Fed Puts Floor Under Bond Buying, Sees Zero Rates Through 2022

The Federal Reserve pledged to maintain asset purchases at “at least” the present pace and projected interest rates will remain near zero through 2022 as policy makers attempt to support the economy’s recovery from the coronavirus recession.

“To support the flow of credit to households and businesses, over coming months the Federal Reserve will increase its holdings of Treasury securities and agency residential and commercial mortgage-backed securities at least at the current pace to sustain smooth market functioning,” the Federal Open Market Committee said in a statement Wednesday following two-day policy meeting.

A related statement from the New York Fed specified that the pace of the increase would be about $80 billion a month for purchases of Treasuries and about $40 billion of mortgage-backed securities.

The dollar remained lower on the day, while U.S. stocks jumped after the news of the Fed decision.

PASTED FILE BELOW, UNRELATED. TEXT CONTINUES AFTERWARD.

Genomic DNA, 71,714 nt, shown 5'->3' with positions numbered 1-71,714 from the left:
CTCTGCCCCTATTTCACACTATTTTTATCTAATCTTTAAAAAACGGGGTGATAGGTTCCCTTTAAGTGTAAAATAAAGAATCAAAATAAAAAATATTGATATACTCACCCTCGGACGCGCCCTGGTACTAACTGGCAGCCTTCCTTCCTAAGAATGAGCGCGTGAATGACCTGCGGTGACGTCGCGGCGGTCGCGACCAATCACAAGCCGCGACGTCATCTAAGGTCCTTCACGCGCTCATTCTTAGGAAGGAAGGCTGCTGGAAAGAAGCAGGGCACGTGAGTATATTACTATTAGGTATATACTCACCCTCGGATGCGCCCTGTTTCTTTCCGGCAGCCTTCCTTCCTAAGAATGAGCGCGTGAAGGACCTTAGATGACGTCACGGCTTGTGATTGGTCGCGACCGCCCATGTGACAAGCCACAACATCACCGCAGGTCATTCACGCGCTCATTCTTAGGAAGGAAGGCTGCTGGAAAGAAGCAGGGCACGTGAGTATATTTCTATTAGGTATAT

Read more: Bloomberg’s TOPLive blog on the FOMC decision and forecasts

The vote to keep the federal funds target rate in a range of 0% to 0.25% was unanimous. Chairman Jerome Powell will hold a press conference at 2:30 p.m. Washington time.

The Fed’s quarterly projections — updated for the first time since December, after officials skipped their March release amid the burgeoning pandemic — showed all policy makers expect the funds rate to remain near zero through the end of 2021. All but two officials saw rates staying there through 2022.

The economy faces “considerable risks” over the medium term, the Fed said in its statement, reiterating language from the last FOMC meeting in late April.

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